The second I read this statement, the gears started turning in my mind. Why would Caporella be referring to Warren Buffett within this year's proxy statement? Why would considering investor criteria from "Warren's" perspective be important? I believe that the reason for this is simple: When an informed investor sees the name "Warren" within the context of a company like National Beverage (high quality, growing, cash flow rich, intangible asset rich, stable wealth creator, undervalued), the thought "potential acquisition" naturally comes to mind.

Berkshire Hathaway is widely known to be a serial acquirer of cash flow rich companies that have durable competitive advantages. In particular, I think that Berkshire or any other suitable acquirer will be attracted to:

  • National Beverage's significant, brand-based franchise value (Buffett loves real, durable intangible assets, as I describe in this article). The recent Heinz acquisition did much to drive this point home.
  • A high free cash flow, high return on invested capital business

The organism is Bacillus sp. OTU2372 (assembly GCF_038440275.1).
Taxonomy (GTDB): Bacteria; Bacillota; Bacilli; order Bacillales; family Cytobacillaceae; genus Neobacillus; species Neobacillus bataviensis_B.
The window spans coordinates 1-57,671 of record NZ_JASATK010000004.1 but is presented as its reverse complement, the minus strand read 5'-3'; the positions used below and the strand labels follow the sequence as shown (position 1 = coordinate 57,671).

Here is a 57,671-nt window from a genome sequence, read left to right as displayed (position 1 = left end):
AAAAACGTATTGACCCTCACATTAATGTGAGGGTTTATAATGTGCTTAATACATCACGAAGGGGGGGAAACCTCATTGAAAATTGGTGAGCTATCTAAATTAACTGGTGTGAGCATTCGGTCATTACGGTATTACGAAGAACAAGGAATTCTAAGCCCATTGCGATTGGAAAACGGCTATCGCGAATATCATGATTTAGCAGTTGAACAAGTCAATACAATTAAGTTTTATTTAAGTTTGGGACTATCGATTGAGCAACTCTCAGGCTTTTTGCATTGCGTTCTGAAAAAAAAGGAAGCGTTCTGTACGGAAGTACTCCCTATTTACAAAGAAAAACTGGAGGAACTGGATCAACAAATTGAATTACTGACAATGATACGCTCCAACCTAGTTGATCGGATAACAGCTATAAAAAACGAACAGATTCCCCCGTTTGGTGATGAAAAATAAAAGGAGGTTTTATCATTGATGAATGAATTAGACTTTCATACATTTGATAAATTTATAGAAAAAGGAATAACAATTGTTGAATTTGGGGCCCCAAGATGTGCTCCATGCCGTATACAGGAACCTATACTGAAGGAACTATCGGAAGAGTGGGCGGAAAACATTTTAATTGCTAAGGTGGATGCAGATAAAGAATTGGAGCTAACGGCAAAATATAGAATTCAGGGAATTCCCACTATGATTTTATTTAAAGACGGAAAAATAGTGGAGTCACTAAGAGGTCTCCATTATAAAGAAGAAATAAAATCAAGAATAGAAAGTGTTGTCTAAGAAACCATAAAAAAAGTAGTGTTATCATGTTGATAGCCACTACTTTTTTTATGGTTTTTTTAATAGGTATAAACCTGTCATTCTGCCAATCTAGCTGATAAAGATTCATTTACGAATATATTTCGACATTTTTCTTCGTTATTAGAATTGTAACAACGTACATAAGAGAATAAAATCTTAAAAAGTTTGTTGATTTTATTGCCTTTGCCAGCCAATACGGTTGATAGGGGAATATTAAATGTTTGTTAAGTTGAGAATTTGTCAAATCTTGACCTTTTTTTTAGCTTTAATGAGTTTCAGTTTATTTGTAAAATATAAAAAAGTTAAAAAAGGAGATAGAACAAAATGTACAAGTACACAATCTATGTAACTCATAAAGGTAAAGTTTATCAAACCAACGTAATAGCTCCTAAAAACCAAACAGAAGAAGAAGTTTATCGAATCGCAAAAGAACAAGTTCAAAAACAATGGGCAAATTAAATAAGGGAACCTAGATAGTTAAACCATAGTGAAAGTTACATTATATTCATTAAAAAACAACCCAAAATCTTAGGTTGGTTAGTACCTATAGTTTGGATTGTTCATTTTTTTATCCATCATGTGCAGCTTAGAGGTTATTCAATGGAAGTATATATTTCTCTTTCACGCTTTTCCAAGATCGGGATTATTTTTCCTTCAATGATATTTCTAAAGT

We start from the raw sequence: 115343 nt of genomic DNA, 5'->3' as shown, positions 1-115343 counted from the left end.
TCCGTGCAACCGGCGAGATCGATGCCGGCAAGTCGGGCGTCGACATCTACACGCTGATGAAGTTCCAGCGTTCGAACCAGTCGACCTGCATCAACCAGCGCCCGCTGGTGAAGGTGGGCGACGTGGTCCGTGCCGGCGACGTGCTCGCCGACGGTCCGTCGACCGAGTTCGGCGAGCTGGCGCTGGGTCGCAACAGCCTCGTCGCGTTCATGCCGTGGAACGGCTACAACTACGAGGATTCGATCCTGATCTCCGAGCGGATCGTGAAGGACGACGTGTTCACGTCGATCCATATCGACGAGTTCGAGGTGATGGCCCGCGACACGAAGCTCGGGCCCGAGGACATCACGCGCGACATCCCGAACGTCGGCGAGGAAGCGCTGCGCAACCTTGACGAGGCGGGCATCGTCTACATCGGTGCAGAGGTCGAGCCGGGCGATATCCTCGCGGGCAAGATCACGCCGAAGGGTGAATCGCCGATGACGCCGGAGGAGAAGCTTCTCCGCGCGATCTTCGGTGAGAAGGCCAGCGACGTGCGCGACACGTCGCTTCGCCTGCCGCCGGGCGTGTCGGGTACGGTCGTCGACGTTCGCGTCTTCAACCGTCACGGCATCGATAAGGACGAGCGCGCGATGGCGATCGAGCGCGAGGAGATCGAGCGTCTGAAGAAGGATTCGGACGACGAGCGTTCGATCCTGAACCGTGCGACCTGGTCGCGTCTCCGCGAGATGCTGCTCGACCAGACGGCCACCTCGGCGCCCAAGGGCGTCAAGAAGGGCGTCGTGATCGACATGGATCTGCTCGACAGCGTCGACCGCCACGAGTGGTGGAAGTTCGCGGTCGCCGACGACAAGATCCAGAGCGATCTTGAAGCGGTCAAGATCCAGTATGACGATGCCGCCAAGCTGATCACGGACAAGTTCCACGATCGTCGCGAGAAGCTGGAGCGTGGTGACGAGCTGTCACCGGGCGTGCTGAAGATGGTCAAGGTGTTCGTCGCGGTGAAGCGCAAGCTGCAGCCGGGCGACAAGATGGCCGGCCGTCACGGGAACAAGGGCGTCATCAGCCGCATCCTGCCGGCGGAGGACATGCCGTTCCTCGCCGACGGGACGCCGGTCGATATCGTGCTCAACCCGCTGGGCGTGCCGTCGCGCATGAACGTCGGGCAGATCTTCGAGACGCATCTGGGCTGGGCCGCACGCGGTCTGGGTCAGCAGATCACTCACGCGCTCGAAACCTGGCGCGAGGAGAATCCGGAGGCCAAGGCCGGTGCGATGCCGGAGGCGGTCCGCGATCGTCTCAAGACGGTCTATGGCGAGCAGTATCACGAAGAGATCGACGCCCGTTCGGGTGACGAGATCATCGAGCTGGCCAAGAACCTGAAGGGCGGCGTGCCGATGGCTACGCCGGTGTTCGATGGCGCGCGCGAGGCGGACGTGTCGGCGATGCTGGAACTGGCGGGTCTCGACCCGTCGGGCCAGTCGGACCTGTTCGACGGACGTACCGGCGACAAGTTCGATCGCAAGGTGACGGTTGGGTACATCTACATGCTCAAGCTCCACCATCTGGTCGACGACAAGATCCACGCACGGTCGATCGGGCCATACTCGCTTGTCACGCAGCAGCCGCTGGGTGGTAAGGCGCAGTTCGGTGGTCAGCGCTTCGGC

• A proven, owner-oriented management team is already in place

Consider: Why would a suitable company keep one billion in cash (Or low cost leverage capability) idle when a superior investment might exist? It is a good question, and it is not specific to Berkshire Hathaway (Though I did forward a copy of this article to that firm). National Beverage would make a great acquisition for any number of financial or industry buyers. I believe Caporella mentioned "Warren" because a "seller's" perspective is currently on his mind.

National Beverage is severely undervalued relative to current industry M&A values

The next element of the proxy statement that we will be evaluating is a valuation graphic that contrasts National Beverage against four valuation metrics that are used in the industry. In the graphic below, I have taken the image from the proxy and added a table that computes the implied stock price if National Beverage were to be valued at the "present industry value" that is suggested.